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Why Map doesn't extend collection interface while List and Set can extend Collection interface

 
Harikrishna Gorrepati
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Hi, Is there any reason Why Map doesn't extend collection interface while List and Set can extend Collection interface ?
 
Paul Clapham
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Yes. A Map simply isn't a collection so there is no reason why it should implement Collection.

Also, you could ask yourself how the Map<K, V> interface could possibly implement the Collection<E> interface. When you see it stated in generic terms it's easier to see that it doesn't make sense.
 
Harikrishna Gorrepati
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Paul Clapham wrote:Yes. A Map simply isn't a collection so there is no reason why it should implement Collection.

Also, you could ask yourself how the Map<K, V> interface could possibly implement the Collection<E> interface. When you see it stated in generic terms it's easier to see that it doesn't make sense.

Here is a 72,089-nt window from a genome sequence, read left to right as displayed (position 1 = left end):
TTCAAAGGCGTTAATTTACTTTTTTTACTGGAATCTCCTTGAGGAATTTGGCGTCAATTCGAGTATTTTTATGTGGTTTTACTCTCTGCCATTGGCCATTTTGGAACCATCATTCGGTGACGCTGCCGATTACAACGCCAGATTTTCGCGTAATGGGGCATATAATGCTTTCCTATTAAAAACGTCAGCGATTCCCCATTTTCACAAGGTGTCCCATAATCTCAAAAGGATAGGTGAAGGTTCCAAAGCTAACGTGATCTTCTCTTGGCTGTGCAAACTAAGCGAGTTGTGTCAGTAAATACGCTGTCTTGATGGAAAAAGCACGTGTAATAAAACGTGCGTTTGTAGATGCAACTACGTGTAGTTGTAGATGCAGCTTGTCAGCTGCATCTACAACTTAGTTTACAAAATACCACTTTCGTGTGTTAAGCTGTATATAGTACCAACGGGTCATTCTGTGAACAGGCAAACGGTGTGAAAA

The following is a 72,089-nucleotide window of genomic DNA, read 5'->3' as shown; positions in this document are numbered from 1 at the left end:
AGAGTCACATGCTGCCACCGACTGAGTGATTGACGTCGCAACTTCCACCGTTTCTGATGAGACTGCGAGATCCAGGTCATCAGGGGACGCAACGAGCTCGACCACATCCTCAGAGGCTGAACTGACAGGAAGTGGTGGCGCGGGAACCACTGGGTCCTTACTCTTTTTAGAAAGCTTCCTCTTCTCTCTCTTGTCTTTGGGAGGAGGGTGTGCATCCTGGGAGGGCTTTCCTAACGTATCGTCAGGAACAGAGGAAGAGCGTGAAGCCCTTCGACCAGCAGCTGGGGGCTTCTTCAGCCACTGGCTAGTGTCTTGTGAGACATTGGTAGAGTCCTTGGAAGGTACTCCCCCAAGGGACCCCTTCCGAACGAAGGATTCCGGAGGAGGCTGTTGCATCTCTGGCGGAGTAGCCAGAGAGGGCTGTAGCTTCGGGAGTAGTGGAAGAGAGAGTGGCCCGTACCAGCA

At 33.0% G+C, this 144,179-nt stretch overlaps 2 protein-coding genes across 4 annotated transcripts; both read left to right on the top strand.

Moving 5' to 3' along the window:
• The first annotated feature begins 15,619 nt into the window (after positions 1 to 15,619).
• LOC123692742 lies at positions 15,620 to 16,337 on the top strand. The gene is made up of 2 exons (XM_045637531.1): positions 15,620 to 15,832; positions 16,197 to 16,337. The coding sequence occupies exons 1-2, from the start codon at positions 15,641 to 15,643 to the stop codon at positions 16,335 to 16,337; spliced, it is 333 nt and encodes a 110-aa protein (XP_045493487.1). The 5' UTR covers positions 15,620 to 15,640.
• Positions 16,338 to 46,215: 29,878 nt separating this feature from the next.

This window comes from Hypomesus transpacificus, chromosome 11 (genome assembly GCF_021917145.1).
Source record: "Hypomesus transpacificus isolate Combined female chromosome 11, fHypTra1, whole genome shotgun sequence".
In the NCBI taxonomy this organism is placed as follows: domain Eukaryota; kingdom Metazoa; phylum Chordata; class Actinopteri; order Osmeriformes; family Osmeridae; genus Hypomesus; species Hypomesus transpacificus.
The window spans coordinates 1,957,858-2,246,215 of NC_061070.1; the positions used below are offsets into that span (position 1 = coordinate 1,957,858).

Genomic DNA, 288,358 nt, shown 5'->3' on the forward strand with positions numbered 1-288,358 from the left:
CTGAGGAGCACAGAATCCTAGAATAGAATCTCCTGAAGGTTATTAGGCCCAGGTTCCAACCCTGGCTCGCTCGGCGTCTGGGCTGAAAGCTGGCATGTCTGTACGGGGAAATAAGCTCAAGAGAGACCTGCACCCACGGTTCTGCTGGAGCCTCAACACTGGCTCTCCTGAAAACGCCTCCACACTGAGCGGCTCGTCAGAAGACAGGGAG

hi Paul, There should be a reason for each and everything. Without reason, nothing will exist/happen. could you please provide more information on "Also, you could ask yourself how the Map<K, V> interface could possibly implement the Collection<E> interface. When you see it stated in generic terms it's easier to see that it doesn't make sense." I am not clear
 
Paul Clapham
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If you were going to make Map extend Collection what would you do?

... so that a Map is a collection of its keys... or

... so that a Map is a collection of its values... or something else?
 
Trivikram Kamat
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Hi Harikrishna,

It's true that Map has set of keys and collection of values in it.
So, it will be meaningless for Map to inherit Collection, which has only collection of values.

Collection<E> has methods like:
  • boolean add(E Element)
  • boolean addAll(Collection<? extends E> C)


  • won't mean much in Map, which has set of keys in addition.
    That is why, Map<K, V> has second parameter in analogous functions, as follows:
  • Object put(K key, V value)
  • void putAll(Map <? extends K, ? extends V> map)
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